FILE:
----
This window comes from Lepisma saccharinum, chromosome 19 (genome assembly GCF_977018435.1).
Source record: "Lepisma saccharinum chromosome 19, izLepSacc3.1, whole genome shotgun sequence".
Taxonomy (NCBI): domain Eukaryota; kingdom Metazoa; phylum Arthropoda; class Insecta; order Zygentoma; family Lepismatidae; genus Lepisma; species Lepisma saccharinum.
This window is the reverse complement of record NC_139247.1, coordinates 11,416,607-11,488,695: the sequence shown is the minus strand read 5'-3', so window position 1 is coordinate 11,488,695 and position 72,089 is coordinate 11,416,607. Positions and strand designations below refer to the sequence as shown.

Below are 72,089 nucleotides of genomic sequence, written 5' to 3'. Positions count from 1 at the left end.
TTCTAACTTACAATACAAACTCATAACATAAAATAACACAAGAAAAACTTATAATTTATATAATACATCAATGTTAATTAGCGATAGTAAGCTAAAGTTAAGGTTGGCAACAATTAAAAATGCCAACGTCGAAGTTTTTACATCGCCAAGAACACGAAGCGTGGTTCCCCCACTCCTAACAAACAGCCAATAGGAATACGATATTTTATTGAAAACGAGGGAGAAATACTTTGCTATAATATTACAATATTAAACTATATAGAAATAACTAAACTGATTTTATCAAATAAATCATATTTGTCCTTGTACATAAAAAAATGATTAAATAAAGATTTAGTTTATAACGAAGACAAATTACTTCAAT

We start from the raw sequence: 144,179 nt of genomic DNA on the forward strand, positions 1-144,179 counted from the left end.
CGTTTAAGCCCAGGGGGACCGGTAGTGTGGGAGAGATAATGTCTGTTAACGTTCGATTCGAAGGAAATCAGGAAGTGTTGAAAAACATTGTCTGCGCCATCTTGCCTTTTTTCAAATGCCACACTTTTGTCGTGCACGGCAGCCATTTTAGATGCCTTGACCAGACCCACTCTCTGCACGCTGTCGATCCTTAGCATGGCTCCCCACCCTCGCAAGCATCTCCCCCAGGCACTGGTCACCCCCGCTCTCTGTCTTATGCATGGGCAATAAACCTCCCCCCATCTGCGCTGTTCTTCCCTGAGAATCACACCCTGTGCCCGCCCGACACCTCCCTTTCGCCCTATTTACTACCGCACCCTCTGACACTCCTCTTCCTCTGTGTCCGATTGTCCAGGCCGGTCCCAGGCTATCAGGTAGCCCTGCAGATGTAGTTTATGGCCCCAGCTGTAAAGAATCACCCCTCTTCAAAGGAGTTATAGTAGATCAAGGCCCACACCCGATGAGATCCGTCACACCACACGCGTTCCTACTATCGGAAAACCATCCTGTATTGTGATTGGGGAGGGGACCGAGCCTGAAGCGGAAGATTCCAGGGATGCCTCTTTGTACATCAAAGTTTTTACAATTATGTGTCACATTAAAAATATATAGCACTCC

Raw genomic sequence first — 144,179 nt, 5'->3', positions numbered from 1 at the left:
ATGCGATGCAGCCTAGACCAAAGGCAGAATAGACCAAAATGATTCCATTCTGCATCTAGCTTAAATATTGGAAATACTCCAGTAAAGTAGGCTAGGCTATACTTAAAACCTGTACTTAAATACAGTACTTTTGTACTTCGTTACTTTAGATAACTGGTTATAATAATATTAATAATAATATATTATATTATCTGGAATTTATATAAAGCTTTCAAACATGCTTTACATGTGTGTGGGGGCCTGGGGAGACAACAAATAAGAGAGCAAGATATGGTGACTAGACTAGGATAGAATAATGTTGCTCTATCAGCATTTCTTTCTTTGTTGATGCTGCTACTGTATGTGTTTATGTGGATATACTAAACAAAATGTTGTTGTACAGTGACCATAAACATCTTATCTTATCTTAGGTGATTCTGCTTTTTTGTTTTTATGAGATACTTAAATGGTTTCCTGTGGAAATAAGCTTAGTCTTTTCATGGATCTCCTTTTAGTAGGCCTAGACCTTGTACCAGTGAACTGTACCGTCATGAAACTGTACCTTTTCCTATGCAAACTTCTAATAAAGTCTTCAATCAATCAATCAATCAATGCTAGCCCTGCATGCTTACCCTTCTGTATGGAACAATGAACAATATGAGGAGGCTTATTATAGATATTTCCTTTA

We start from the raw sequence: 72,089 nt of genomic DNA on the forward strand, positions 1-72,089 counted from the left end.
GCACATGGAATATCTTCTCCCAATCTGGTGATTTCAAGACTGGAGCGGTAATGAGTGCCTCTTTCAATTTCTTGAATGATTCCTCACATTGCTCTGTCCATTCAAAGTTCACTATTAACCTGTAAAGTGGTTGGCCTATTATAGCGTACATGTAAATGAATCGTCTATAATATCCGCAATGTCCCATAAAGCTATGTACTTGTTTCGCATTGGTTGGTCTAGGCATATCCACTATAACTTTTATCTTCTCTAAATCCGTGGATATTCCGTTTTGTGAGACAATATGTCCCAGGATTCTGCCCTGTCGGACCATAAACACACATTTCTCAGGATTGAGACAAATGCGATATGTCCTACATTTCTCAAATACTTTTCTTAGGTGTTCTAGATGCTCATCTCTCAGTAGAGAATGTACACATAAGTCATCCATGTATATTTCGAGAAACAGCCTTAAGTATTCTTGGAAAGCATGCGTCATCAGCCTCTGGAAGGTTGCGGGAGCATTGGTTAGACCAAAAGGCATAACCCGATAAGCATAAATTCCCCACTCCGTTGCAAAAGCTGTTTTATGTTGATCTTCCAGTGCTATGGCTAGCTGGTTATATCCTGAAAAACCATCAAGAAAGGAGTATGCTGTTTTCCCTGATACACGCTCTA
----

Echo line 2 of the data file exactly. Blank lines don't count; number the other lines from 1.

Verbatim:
Source record: "Lepisma saccharinum chromosome 19, izLepSacc3.1, whole genome shotgun sequence".